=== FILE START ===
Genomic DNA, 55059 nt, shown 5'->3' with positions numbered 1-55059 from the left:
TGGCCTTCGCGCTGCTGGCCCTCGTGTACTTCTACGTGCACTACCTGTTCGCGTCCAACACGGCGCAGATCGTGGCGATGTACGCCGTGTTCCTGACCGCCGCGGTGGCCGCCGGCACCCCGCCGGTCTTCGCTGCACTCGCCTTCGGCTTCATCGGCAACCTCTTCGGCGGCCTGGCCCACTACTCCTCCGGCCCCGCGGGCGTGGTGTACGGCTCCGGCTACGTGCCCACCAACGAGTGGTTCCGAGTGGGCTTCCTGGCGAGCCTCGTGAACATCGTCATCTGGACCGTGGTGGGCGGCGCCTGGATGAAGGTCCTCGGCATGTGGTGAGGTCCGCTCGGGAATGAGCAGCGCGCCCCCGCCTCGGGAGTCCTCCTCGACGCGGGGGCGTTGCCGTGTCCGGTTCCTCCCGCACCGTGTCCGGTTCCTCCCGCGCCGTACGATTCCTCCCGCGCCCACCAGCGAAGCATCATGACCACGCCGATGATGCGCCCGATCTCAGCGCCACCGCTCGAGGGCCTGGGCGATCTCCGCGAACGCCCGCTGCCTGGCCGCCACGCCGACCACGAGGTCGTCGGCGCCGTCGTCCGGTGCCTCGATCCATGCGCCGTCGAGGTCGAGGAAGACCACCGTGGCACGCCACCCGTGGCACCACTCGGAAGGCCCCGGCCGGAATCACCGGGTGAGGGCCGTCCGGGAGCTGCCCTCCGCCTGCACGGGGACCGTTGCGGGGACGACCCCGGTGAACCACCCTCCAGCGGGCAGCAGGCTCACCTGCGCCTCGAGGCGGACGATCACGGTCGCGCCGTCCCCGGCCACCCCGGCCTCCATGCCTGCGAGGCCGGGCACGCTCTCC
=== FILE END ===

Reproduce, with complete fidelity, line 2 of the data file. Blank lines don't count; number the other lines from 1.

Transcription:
TGGCCTTCGCGCTGCTGGCCCTCGTGTACTTCTACGTGCACTACCTGTTCGCGTCCAACACGGCGCAGATCGTGGCGATGTACGCCGTGTTCCTGACCGCCGCGGTGGCCGCCGGCACCCCGCCGGTCTTCGCTGCACTCGCCTTCGGCTTCATCGGCAACCTCTTCGGCGGCCTGGCCCACTACTCCTCCGGCCCCGCGGGCGTGGTGTACGGCTCCGGCTACGTGCCCACCAACGAGTGGTTCCGAGTGGGCTTCCTGGCGAGCCTCGTGAACATCGTCATCTGGACCGTGGTGGGCGGCGCCTGGATGAAGGTCCTCGGCATGTGGTGAGGTCCGCTCGGGAATGAGCAGCGCGCCCCCGCCTCGGGAGTCCTCCTCGACGCGGGGGCGTTGCCGTGTCCGGTTCCTCCCGCACCGTGTCCGGTTCCTCCCGCGCCGTACGATTCCTCCCGCGCCCACCAGCGAAGCATCATGACCACGCCGATGATGCGCCCGATCTCAGCGCCACCGCTCGAGGGCCTGGGCGATCTCCGCGAACGCCCGCTGCCTGGCCGCCACGCCGACCACGAGGTCGTCGGCGCCGTCGTCCGGTGCCTCGATCCATGCGCCGTCGAGGTCGAGGAAGACCACCGTGGCACGCCACCCGTGGCACCACTCGGAAGGCCCCGGCCGGAATCACCGGGTGAGGGCCGTCCGGGAGCTGCCCTCCGCCTGCACGGGGACCGTTGCGGGGACGACCCCGGTGAACCACCCTCCAGCGGGCAGCAGGCTCACCTGCGCCTCGAGGCGGACGATCACGGTCGCGCCGTCCCCGGCCACCCCGGCCTCCATGCCTGCGAGGCCGGGCACGCTCTCC